First one to the table gets a clean fork

I call, Time to eat.

No one comes.

[Back story] There’s a pile of dishes in the sink. No clean silverware whatsoever. Last night for ice cream, the kids had to dive into dirty dishes to find a spoon, and — heaven forbid — wash their own. Amidst groans and grumbles.
I call again, Time to eat!

Still nothing.

Cooking for kids is thankless work and I feel like a short order cook.

I’m annoyed when “it’s ready” and no one arrives. This isn’t the first time.

I try once more, Time to eat!

Holding onto the “eeeaaattt” with an upward tilt and irritation they know by heart.

Yelling across two rooms, I add:

“First one to the table gets a clean fork,”

Now they come running. It becomes a race. I hear the competitive trampling of feet scoot through the living room.

My two oldest slide through the threshold onto the kitchen linoleum.

While the youngest was hip checked and flung onto the couch.

She wines, “Not fair.”

Then an argument between the two oldest ensues:

“I’m first.”
“No, I was first.”

I interrupt, “You’re both first. Sit down, my little stinks.”

Everyone sits.

I feel satisfied and relieved. Dinner is still hot. Everyone is finally at the table.

A chorus of “yays” breakout.

I’ve prepared their favorite: pesto pasta with chicken and mushrooms.

They start passing around the Romano.

I’m happy. Because that’s all I want. For my kids to be at the table together. Eating the dinner that I made. Talking about the highs and lows from the day.

So I finish cleaning dirty forks. 🙃

Everything is good when we’re all together at the table for dinner. ❤

These are days to remember.

30 Deliberate Practice Days To Get Better at Life

Eric L Walker with a smile at the greenhouse.
Eric L. Walker at the Greenhouse. June, 2023

I ran into an old acquaintance in aisle 12 at the grocery store. Someone I hadn’t seen in years. He told me I looked like I’d been hitting the gym.

“What are you getting all fit for?” he asked.

I replied, “Life.”

Reflecting on the encounter later, I thought about my response. Underneath it all, I have a simple goal:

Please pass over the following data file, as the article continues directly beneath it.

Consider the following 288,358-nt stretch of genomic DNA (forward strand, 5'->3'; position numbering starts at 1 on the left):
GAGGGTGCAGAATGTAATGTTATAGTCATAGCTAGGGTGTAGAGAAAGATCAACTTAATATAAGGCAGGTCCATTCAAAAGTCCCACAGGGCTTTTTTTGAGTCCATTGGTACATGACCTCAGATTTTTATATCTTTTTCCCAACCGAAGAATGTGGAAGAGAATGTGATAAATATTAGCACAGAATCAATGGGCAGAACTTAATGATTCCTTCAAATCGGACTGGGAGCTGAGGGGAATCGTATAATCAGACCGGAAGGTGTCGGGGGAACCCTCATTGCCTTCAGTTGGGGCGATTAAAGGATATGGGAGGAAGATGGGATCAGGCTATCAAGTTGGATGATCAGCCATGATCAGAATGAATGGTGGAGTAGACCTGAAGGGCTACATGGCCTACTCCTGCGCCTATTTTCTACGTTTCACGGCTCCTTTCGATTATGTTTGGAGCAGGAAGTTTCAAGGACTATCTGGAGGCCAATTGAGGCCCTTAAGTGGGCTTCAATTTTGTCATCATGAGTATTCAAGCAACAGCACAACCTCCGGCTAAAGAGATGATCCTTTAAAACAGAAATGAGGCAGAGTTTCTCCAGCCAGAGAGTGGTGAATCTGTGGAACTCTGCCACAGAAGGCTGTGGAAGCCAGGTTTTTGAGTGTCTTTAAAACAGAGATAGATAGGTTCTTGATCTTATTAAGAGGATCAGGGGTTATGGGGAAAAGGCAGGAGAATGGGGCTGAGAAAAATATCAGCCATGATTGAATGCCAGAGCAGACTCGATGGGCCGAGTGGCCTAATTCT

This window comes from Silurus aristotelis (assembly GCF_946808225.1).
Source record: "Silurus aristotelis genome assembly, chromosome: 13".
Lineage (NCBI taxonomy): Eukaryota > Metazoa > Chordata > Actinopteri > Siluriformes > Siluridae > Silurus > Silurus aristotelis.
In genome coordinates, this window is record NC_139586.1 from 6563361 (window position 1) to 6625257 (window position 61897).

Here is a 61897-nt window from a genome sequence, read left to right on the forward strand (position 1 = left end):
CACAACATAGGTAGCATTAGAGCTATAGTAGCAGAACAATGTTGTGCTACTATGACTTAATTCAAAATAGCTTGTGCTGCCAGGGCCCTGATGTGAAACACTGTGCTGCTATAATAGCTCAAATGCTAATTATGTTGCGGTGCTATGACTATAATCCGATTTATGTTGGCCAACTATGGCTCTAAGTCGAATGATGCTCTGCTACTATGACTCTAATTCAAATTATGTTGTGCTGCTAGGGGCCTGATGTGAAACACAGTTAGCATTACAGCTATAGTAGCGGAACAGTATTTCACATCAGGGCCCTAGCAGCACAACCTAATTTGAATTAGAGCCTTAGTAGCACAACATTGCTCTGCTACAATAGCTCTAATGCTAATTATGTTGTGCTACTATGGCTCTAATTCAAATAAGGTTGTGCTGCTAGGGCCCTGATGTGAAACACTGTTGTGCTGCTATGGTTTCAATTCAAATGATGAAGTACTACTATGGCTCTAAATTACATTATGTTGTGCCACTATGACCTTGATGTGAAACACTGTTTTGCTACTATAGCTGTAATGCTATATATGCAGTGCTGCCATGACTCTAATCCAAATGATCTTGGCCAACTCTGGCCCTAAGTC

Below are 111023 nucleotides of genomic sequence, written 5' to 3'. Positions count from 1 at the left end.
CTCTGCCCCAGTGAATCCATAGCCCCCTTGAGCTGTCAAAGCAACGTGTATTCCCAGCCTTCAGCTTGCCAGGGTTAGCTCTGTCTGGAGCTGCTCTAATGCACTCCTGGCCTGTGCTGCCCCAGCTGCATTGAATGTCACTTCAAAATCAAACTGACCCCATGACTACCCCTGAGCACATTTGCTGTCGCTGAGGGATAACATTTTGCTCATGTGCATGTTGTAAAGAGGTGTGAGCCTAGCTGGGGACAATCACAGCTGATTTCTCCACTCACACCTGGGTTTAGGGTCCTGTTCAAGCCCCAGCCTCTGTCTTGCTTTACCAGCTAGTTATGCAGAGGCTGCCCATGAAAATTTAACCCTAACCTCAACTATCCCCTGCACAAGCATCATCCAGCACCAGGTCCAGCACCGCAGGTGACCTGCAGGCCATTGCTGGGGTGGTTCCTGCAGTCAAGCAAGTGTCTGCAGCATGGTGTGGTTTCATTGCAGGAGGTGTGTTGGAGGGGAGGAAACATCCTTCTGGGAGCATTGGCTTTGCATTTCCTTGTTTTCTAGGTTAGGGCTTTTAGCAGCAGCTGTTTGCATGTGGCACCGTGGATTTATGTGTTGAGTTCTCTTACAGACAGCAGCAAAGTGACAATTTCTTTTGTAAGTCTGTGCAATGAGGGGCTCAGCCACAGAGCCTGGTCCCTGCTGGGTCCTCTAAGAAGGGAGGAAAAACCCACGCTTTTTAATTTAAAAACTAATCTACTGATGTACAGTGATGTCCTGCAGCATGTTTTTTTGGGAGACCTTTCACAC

To continuously improve as I grow older.

It isn’t just about aging – I’m just trying to improve life. And the people I enjoy spending time with the most have the same AWARENESS.

It makes me think of the word: “practice.” For me, practice is about my parenting, job(s), faith, talking, relationships, writing, fitness, and much more. Thinking this way means I’m staying aware of what I’m doing in all areas of life instead of drifting along.

Another way to say it:

“Practice” means doing something purposefully, taking care of, and wanting to pursue growth. Awareness means paying attention to the feedback life is giving you.

I like these ideas. Part of my “practice” is writing them down and sharing them.

I wanted to break down some of the things we hear people say all the time and define them against everyday life:

– “Doing something on purpose” means living with intention.

– “Taking care” can mean focusing on meaningful things and/or bringing meaning to the mundane.

– “Wanting to grow” makes me think of “kaizen,” another excellent idea from Japan, which is about small, continuous improvements that make us better every day.

– “Feedback” is critical to improving because it underscores being capable of “adapting,” which only becomes more important as we age.

Ultimately, this isn’t about perfecting everything or comparing yourself to others. It’s about being present and paying attention in everything we do daily, aka being “accountable.”

All those words I put in quotes are buzz words that orbit around the same thing: improvement.

This is me talking to you like we’re at coffee, and as I finish that last sip, I’d like to conclude by doing a thing. Maybe a few of you will follow what I’m up to and by all means, join in.

It’s all in the effort to continue getting better at life.

1. Wake up early. I’ll define early as by 6 AM.

2. Write down my thoughts before bed. Like right now, I’m writing this under my reading light.

3. Exercise 4 days a week for no less than 30 minutes, i.e., getting sweaty.

4. Sit in silence for 10 minutes.

5. Walk or ride a bike every day for 30 minutes. This is separate from exercise.

6. Read an actual book for 10 minutes a day. I prefer the Bible.

Do you want to join me?

People like us do things like this.

Why I turned to the Bible

Isaiah 5:20 says:

“Woe to those who call evil good and good evil, who put darkness for light and light for darkness, who put bitter for sweet and sweet for bitter.”

I turned to the Bible during COVID-19 out of frustration. From my point of view, the leaders I once trusted were calling bad “good” and good “bad.” Things needed to be clarified.

No one stepped up to clarify, and all good cities were burning down.

Dr. Suess described my feelings best in his masterpiece, “The Sneetches,” when he wrote:

“No one knew… if this one was that one, or that one was this one, or which one was what one, or what one was who.”